As of Fall 2017, this degree is in a teach out phase, no new students will be admitted at this time.
The mission of the Master of Arts in Anthropology is to provide students with a holistic understanding of the diversity of human behavior across time, geography and culture from a distinctly Christian perspective and to equip them to actively bridge cultural differences so that they can effectively share the good news of the Gospel and holistically address human problems such as injustice and the effects of globalization on populations around the world.
The Master of Arts in Anthropology degree is designed for students who desire advanced training in the study of people in culture preparatory to careers in the teaching of anthropology, serving as anthropological consultants to cross-cultural agencies, or research into and the application of anthropological methods of inquiry to contemporary issues associated with globalization, development, public health or other social conditions. The Master of Arts in Anthropology is designed as a generalized degree that requires students to be familiar with all five fields of anthropological inquiry: cultural anthropology, linguistic anthropology, physical anthropology, archeology, and applied anthropology. A distinctive of the Master of Arts in Anthropology degree is the manner in which a Christian perspective is integrated into every aspect of the courses offered.
Program Learning Outcomes
Upon completion of the Master of Arts in Anthropology, students will be able to:
- Identify major paradigms, major figures, and major theories in anthropology and explain (ULO 1).
- Demonstrate they are able to form research questions, apply appropriate research methodologies, and interpret, analyze, and report ethnographic and/or archaeological data (ULO 2).
- Recognize and respond appropriately to key challenges to and opportunities for their faith raised (ethics, integrity, and intellectual honesty) in engaging their sub-discipline in anthropology (ULO 3).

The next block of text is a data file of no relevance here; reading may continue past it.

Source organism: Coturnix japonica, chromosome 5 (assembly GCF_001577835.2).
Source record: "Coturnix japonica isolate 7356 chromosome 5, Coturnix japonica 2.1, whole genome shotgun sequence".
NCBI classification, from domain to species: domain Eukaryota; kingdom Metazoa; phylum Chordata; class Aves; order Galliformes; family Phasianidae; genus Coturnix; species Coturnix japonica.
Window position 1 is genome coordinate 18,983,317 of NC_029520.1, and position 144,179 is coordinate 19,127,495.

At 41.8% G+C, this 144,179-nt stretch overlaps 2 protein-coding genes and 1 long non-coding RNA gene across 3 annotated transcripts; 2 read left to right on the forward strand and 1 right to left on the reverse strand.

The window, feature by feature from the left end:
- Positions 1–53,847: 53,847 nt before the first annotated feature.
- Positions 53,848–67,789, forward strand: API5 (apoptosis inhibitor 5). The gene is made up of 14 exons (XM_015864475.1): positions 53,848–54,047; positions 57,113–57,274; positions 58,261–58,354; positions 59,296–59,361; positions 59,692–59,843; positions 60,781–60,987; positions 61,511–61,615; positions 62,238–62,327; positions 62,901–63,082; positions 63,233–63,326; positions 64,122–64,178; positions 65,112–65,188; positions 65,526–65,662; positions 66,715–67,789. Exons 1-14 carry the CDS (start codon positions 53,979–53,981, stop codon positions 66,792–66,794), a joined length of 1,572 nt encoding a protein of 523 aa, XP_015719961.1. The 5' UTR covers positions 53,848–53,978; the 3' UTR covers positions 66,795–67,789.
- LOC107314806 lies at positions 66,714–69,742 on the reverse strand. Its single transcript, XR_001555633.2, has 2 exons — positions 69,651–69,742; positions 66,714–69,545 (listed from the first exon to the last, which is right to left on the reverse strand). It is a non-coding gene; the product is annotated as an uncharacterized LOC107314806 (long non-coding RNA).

Each Program Learning Outcome (PLO) listed above references at least one of the University Learning Outcomes (ULO 1, 2, 3), which may be found in the General Information section of this catalog.
The Master of Arts is designed to build upon the competencies in research, fieldwork, and integration achieved through an undergraduate degree in anthropology or allied fields. In the Masters program student achieves competencies in the methodologies necessary for research and work as a professional anthropologist and/or preparation for continuation to a doctoral program in the social sciences or related fields.
Program and Entrance Requirements
The M.A. in Anthropology is a 42-credit program. Curriculum includes 15 credits of core courses, 18 credits of electives, and 9 credits of Bible and theology courses. Students entering the program are expected to have a strong background in anthropological studies including introductory courses in each of the five fields of study. Students wishing to enter the program without these prerequisites will be required to take them as graduate students during the first year of study, thereby adding up to 15 credits of study to the program. Qualified applicants with a B.A. in anthropology consisting of 40 or more credits in anthropology may have their coursework reduced to a minimum of 32 credits.
- Satisfactory completion of all coursework.
- At least 24 credits must be taken at this institution.
- Maintain a 3.0 grade point average on a 4.0 scale.
- Completion of an approved thesis.
- Meet with department advisor and Graduate Graduation Counselor in the Office of the Registrar one year prior to graduation to declare intent to graduate. (See Graduate Graduation Check description in the Admission, Enrollment and Graduation Requirements section).
|ISAN 521||Contemporary Anthropological Theory||3|
|ISAN 523||Ethnographic Research Methods||3|
|ISAN 603||Master's Thesis||3|
|Select one of the following Seminar courses:||3|
|Seminar in Applied Linguistics|
|Seminar in Advanced Archaeology|
|Seminar in Advanced Physical Anthropology|
|Select 18 credits from any of the five sub-fields of anthropology||18|
|Select three courses from TTBE/TTTH or similarly approved Talbot classes in Bible and/or theology upon the recommendation of the academic advisor and from the following list:||9|
Approved CSSR and ISAN theological and scientific approaches to the study of humanity courses
TTOT courses in language and/or cultures of the biblical word
Approved TTNT biblical backgrounds courses
|Pre-approved courses include:|
|Justice, Advocacy and the Kingdom of God|
|Acts in Cross-cultural Perspective|
|Topics in Biblical Theology from an Anthropological Perspective|
|Cultural Context of 1st Century Palestine|
|Biblical Morality and Cultural Relativity|
|The Cultural Setting of the Gospels|
|The Cultural Setting of Acts|
|The Cultural Setting of Second Corinthians|
|The World of the New Testament|
|Seminar on the Cultural Setting of the New Testament|
|Studies in the History and Culture of Israel|
|Archaeology of Israel|